Manitoba History: Book Review: Mark Moore, Saving the Game: Pro Hockey’s Quest to Raise its Game from Crisis to New Heights

by Daniel S. Lenoski
Acting Rector and Associate Professor of English
St. Paul’s College, University Of Manitoba

Number 53, October 2006

This article was published originally in Manitoba History by the Manitoba Historical Society on the above date. We make this online version available as a free, public service. As an historical document, the article may contain language and views that are no longer in common use and may be culturally sensitive in nature.

Please direct all inquiries to

Help us keep
history alive!

Ken Dryden writes his book The Game (republished by Wiley in 2003 in a new edition with a new chapter called “Overtime ”) as a memoir, the story of nine days during his life as a professional hockey player for the Montreal Canadians. The book is intensely personal as he reflects about his ambivalence about playing longer, revealing his indecision about what to do with his life and his once great team’s indecision about what to do with its season. His thoughts turn also to the history of hockey and his own love of the Game as a youngster growing up with his brother and to his problems, as an aging competitor, struggling to preserve the integrity of his sense of competition and play. Perhaps the best part of the book are those sections in which he provides close up, in depth analysis of Montreal stars like Guy Lapointe and Guy Lafleur and Scotty Bowman. Especially striking are his portraits of lesser lights like Doug Risebrough and Rejean Houle who struggle to provide themselves with security outside of the Game. Are these character sketches true? What certainly is indeed true is that to Dryden they are true and they tell us that he tries hard to be a man of integrity and humanity.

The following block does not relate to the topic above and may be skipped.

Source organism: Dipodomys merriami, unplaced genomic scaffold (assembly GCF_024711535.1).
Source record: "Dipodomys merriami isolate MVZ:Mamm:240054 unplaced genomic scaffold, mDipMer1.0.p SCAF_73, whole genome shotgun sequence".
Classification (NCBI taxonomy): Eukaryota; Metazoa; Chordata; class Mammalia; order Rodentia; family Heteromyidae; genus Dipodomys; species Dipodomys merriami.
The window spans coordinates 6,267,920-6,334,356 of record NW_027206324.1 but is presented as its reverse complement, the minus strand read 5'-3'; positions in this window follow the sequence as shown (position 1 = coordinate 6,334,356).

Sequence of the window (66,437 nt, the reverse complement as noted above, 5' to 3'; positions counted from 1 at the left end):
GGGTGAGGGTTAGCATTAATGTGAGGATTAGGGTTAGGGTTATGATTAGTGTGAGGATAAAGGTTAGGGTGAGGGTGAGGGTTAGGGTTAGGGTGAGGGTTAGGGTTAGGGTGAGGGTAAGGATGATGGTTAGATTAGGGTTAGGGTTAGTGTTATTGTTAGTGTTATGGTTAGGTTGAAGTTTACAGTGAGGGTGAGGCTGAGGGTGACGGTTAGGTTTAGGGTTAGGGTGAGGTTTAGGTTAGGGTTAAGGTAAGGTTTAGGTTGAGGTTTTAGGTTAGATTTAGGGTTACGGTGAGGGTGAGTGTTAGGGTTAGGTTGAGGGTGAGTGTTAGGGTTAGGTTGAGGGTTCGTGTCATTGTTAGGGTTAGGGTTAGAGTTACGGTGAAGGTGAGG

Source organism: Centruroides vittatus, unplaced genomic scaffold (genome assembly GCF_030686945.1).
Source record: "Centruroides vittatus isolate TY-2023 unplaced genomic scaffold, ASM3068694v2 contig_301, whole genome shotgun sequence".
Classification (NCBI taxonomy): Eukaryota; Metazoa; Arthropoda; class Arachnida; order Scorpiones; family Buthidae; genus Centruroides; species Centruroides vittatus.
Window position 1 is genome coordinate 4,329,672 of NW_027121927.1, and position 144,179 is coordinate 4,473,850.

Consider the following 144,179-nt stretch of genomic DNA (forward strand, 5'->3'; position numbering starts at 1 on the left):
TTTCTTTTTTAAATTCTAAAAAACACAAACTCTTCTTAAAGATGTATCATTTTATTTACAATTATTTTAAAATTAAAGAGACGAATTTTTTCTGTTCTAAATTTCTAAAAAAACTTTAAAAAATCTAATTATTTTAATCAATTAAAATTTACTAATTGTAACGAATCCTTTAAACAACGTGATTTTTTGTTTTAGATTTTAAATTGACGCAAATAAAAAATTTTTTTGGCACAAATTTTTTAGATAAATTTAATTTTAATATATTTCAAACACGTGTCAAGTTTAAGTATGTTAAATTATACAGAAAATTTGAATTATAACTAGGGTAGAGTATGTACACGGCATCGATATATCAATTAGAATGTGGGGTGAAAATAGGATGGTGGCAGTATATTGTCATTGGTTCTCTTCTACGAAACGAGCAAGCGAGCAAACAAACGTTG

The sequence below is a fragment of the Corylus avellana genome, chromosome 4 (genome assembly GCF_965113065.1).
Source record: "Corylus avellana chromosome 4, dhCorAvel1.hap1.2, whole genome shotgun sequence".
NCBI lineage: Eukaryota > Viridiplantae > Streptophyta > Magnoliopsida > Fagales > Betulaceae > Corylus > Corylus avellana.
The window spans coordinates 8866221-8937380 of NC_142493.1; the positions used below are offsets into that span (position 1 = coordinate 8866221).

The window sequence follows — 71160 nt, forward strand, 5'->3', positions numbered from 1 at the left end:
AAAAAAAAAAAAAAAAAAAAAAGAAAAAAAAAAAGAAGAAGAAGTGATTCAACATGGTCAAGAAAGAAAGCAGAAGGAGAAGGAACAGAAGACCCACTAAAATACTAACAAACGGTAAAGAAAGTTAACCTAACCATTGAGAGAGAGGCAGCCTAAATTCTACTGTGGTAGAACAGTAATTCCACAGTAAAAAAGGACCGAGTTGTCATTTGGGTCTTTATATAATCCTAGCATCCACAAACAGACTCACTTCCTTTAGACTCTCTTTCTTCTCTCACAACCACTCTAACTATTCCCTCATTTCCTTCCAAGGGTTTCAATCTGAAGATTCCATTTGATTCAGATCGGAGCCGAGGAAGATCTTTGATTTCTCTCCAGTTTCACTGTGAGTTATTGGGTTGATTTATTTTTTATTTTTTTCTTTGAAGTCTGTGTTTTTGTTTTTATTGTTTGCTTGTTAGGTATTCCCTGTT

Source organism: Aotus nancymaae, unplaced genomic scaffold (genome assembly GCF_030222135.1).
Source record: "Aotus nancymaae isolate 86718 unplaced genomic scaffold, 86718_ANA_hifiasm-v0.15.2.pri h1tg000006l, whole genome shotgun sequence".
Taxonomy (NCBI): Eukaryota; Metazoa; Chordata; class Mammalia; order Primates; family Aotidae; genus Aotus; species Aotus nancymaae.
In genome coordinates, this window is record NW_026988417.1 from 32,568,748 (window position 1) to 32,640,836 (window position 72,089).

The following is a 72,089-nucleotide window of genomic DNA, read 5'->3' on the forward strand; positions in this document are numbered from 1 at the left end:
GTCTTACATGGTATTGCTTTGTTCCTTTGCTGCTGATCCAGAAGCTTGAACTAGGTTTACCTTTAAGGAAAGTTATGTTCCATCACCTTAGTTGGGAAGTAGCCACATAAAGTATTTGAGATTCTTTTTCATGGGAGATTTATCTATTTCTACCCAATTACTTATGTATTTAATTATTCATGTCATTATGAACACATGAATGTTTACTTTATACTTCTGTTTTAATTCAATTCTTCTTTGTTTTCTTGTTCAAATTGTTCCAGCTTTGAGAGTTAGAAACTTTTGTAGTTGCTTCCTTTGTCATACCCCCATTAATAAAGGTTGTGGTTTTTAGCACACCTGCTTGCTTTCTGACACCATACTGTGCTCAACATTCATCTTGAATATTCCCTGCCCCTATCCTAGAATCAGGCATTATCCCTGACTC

No less humanity is true of Mark Moore in his book. In fact, his title echoes that of Dryden. He begins similarly with a dramatic and moving description of the night of 8 March 2004 when he watched on TV as his brother Steve Moore of the Colorado Avalanche had his neck broken and his NHL career ended by Todd Bertuzzi. Mark Moore points out that this, however, is not the inspiration for the book Saving the Game. It was already in its infancy when Steve was injured. Indeed, his own decision to end his career in 2003 because of a concussion “forced to the forefront” ideas that already been is his mind in a less focused form. Steve’s injury crystallized them even more and when the 2004 - 05 season was cancelled, the motive power for the book became both personal and compelling. These were three dramatic pieces of proof that the Game Moore passionately loves was in trouble. He is careful, however, to point out that the only personal axe he has to grind is his love for the Game which he considers to be, in its purest form, the fastest, most beautiful, most skilled and most entertaining sport in the world. This is obviously no vendetta on the part of Moore or his family against hockey. He clearly states that he speaks only for himself and he is careful to be accurate and fair.

Early on he also points out that his book is not meant as an encyclopedic treatment of every aspect of hockey. He concentrates his efforts on the pro game. However, in doing so, Moore reveals that he understands that the influence of pro hockey ripples out into hockey at all levels and so, in claiming not to be exhaustive in his treatment of the Game, Moore still manages to provide the most comprehensive book on hockey that I, at least, have ever read. Despite the unfortunate lack of footnotes Saving the Game is also the most scholarly. Moore has done his homework very well. It is an understatement to say that, like Ken Dryden (Cornell), Moore’s academic background (Harvard) is crucial to his understanding and treatment of his subject.

However, in providing his analysis, Moore distances himself from his material more than Dryden. In contrast to the latter, most often he does not use first person narration. His book is less a story than Dryden’s and more a series of essays. He is more academic. He operates logically most often, keeping his emotions at bay, and providing proof by using numbers or quotations or charts to establish there are indeed problems with the Game and to analyze why. This involves careful research in fields like history, economics, law and even physics. He finds precedents or parallels in the tradition of sport to support his solution to hockey’s problems. And he is up-to-date, on the cutting edge of research in his field so to speak. He takes into account the CBA that was signed in the spring of 2005 between the NHL and its Players’ Association. Indeed, he examines the new agreement and the hockey season it would produce in a great deal of detail and, though he finds several weaknesses, his prognosis for the Game is positive.